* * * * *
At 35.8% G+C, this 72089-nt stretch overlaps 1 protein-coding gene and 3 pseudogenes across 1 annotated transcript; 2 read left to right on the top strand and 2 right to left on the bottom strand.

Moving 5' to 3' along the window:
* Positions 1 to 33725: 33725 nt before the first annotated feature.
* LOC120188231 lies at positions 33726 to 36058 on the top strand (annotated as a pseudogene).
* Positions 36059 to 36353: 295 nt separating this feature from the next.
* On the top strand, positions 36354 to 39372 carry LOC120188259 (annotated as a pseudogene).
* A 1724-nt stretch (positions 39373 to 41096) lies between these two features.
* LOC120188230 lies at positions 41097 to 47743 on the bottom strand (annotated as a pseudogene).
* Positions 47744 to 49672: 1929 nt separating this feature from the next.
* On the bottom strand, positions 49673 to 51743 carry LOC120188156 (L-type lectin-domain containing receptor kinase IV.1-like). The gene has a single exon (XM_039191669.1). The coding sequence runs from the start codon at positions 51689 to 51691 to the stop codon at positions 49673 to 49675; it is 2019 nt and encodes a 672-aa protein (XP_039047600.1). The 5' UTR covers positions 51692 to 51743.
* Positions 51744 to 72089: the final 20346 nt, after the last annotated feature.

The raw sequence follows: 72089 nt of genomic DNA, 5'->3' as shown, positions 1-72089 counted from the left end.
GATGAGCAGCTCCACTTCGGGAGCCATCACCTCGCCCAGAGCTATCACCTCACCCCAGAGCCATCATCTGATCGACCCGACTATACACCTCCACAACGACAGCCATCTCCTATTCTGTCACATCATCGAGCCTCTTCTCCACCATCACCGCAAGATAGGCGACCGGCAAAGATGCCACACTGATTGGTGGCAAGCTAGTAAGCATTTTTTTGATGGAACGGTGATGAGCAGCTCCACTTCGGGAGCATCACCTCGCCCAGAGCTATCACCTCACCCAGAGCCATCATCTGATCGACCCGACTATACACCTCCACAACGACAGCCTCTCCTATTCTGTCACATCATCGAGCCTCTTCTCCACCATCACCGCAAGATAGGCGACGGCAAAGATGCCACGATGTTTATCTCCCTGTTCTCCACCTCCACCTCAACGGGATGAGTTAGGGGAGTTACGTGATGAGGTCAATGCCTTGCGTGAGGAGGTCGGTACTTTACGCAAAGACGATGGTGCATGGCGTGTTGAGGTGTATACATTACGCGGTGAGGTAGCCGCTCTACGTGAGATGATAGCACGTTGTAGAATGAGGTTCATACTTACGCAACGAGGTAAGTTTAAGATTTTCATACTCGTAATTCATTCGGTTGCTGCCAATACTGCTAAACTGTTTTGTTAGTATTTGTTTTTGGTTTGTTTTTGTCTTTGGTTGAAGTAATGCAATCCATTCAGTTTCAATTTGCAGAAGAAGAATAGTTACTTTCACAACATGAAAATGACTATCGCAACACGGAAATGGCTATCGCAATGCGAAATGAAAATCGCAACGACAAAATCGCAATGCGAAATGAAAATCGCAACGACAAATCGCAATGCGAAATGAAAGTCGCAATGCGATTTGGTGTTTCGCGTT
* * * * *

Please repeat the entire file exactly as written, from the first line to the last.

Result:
At 35.8% G+C, this 72089-nt stretch overlaps 1 protein-coding gene and 3 pseudogenes across 1 annotated transcript; 2 read left to right on the top strand and 2 right to left on the bottom strand.

Moving 5' to 3' along the window:
* Positions 1 to 33725: 33725 nt before the first annotated feature.
* LOC120188231 lies at positions 33726 to 36058 on the top strand (annotated as a pseudogene).
* Positions 36059 to 36353: 295 nt separating this feature from the next.
* On the top strand, positions 36354 to 39372 carry LOC120188259 (annotated as a pseudogene).
* A 1724-nt stretch (positions 39373 to 41096) lies between these two features.
* LOC120188230 lies at positions 41097 to 47743 on the bottom strand (annotated as a pseudogene).
* Positions 47744 to 49672: 1929 nt separating this feature from the next.
* On the bottom strand, positions 49673 to 51743 carry LOC120188156 (L-type lectin-domain containing receptor kinase IV.1-like). The gene has a single exon (XM_039191669.1). The coding sequence runs from the start codon at positions 51689 to 51691 to the stop codon at positions 49673 to 49675; it is 2019 nt and encodes a 672-aa protein (XP_039047600.1). The 5' UTR covers positions 51692 to 51743.
* Positions 51744 to 72089: the final 20346 nt, after the last annotated feature.

The raw sequence follows: 72089 nt of genomic DNA, 5'->3' as shown, positions 1-72089 counted from the left end.
GATGAGCAGCTCCACTTCGGGAGCCATCACCTCGCCCAGAGCTATCACCTCACCCCAGAGCCATCATCTGATCGACCCGACTATACACCTCCACAACGACAGCCATCTCCTATTCTGTCACATCATCGAGCCTCTTCTCCACCATCACCGCAAGATAGGCGACCGGCAAAGATGCCACACTGATTGGTGGCAAGCTAGTAAGCATTTTTTTGATGGAACGGTGATGAGCAGCTCCACTTCGGGAGCATCACCTCGCCCAGAGCTATCACCTCACCCAGAGCCATCATCTGATCGACCCGACTATACACCTCCACAACGACAGCCTCTCCTATTCTGTCACATCATCGAGCCTCTTCTCCACCATCACCGCAAGATAGGCGACGGCAAAGATGCCACGATGTTTATCTCCCTGTTCTCCACCTCCACCTCAACGGGATGAGTTAGGGGAGTTACGTGATGAGGTCAATGCCTTGCGTGAGGAGGTCGGTACTTTACGCAAAGACGATGGTGCATGGCGTGTTGAGGTGTATACATTACGCGGTGAGGTAGCCGCTCTACGTGAGATGATAGCACGTTGTAGAATGAGGTTCATACTTACGCAACGAGGTAAGTTTAAGATTTTCATACTCGTAATTCATTCGGTTGCTGCCAATACTGCTAAACTGTTTTGTTAGTATTTGTTTTTGGTTTGTTTTTGTCTTTGGTTGAAGTAATGCAATCCATTCAGTTTCAATTTGCAGAAGAAGAATAGTTACTTTCACAACATGAAAATGACTATCGCAACACGGAAATGGCTATCGCAATGCGAAATGAAAATCGCAACGACAAAATCGCAATGCGAAATGAAAATCGCAACGACAAATCGCAATGCGAAATGAAAGTCGCAATGCGATTTGGTGTTTCGCGTT